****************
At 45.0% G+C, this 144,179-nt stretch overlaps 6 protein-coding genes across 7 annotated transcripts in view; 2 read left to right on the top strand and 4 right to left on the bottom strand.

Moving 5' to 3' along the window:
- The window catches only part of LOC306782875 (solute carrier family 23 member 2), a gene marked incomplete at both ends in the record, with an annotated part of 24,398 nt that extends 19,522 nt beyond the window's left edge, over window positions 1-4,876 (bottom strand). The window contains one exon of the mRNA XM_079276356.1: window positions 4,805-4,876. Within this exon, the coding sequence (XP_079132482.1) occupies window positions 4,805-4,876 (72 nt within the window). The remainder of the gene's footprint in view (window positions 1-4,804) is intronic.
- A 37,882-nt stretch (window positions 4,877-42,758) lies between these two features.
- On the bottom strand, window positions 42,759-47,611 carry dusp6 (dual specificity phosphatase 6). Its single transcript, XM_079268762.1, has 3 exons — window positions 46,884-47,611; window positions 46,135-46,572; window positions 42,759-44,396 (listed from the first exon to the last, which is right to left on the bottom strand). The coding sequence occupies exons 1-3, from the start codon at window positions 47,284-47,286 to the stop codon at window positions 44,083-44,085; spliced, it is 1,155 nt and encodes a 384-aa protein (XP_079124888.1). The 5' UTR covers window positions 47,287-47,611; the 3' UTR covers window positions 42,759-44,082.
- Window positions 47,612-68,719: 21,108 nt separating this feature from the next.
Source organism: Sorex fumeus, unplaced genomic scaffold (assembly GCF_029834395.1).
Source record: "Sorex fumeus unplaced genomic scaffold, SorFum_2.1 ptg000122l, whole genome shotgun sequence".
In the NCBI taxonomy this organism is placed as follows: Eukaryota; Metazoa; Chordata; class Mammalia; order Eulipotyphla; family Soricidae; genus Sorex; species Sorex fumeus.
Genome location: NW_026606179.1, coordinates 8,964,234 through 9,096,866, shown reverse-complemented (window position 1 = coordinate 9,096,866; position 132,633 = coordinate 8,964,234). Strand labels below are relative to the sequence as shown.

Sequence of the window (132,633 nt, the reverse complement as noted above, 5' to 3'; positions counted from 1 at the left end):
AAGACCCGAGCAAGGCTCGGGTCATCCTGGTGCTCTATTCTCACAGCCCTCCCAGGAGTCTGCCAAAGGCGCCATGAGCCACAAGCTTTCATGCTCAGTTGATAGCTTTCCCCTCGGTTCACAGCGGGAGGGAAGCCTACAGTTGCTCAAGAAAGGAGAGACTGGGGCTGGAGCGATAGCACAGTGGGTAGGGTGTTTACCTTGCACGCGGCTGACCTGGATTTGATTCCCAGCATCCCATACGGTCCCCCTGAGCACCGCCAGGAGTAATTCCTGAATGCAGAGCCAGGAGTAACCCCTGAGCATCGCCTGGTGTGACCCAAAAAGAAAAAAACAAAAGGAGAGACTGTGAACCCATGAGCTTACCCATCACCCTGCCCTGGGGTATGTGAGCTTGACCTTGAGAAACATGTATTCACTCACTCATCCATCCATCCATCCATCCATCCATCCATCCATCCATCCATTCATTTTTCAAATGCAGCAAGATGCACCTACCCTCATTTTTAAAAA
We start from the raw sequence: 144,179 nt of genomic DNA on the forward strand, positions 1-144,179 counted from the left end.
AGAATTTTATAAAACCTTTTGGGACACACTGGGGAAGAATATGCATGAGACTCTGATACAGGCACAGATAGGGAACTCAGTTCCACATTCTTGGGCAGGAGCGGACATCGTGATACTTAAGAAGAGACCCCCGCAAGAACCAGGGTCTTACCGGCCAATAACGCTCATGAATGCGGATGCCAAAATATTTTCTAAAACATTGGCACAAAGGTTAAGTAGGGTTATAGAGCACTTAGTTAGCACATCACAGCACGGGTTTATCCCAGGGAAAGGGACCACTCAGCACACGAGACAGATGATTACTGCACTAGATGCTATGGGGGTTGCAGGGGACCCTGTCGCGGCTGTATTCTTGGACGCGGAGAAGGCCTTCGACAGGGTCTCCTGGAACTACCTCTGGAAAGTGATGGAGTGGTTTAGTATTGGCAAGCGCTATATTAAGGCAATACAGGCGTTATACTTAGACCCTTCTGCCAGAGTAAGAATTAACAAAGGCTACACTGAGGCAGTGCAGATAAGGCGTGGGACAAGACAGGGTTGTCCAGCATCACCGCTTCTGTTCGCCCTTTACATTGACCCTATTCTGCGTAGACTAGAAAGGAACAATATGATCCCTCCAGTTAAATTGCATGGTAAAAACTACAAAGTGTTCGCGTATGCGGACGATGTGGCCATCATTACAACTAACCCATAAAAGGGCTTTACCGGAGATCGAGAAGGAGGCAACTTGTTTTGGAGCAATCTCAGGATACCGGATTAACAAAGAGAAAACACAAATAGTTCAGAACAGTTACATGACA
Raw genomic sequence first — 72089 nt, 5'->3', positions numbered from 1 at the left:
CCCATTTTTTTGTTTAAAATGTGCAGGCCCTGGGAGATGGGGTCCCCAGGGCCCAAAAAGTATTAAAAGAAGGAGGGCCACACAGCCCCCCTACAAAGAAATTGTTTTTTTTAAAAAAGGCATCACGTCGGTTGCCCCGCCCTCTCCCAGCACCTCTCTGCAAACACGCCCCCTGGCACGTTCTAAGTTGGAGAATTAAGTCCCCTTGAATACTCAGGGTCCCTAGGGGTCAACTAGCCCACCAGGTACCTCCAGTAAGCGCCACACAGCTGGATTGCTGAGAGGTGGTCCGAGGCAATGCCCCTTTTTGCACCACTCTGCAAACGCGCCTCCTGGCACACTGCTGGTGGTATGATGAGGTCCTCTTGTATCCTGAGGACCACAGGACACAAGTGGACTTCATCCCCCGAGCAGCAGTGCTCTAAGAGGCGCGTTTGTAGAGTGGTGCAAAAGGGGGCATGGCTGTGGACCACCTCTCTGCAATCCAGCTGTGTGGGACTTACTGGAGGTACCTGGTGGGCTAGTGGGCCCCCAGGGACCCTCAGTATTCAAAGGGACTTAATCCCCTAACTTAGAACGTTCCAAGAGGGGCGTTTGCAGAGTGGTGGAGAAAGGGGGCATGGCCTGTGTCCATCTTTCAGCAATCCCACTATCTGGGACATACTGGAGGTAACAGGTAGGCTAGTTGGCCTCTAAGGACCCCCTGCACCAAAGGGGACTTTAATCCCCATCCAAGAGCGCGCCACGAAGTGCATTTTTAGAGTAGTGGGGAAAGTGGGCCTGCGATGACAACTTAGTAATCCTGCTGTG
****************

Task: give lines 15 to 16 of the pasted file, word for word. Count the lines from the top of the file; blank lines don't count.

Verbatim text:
Raw genomic sequence first — 72089 nt, 5'->3', positions numbered from 1 at the left:
CCCATTTTTTTGTTTAAAATGTGCAGGCCCTGGGAGATGGGGTCCCCAGGGCCCAAAAAGTATTAAAAGAAGGAGGGCCACACAGCCCCCCTACAAAGAAATTGTTTTTTTTAAAAAAGGCATCACGTCGGTTGCCCCGCCCTCTCCCAGCACCTCTCTGCAAACACGCCCCCTGGCACGTTCTAAGTTGGAGAATTAAGTCCCCTTGAATACTCAGGGTCCCTAGGGGTCAACTAGCCCACCAGGTACCTCCAGTAAGCGCCACACAGCTGGATTGCTGAGAGGTGGTCCGAGGCAATGCCCCTTTTTGCACCACTCTGCAAACGCGCCTCCTGGCACACTGCTGGTGGTATGATGAGGTCCTCTTGTATCCTGAGGACCACAGGACACAAGTGGACTTCATCCCCCGAGCAGCAGTGCTCTAAGAGGCGCGTTTGTAGAGTGGTGCAAAAGGGGGCATGGCTGTGGACCACCTCTCTGCAATCCAGCTGTGTGGGACTTACTGGAGGTACCTGGTGGGCTAGTGGGCCCCCAGGGACCCTCAGTATTCAAAGGGACTTAATCCCCTAACTTAGAACGTTCCAAGAGGGGCGTTTGCAGAGTGGTGGAGAAAGGGGGCATGGCCTGTGTCCATCTTTCAGCAATCCCACTATCTGGGACATACTGGAGGTAACAGGTAGGCTAGTTGGCCTCTAAGGACCCCCTGCACCAAAGGGGACTTTAATCCCCATCCAAGAGCGCGCCACGAAGTGCATTTTTAGAGTAGTGGGGAAAGTGGGCCTGCGATGACAACTTAGTAATCCTGCTGTG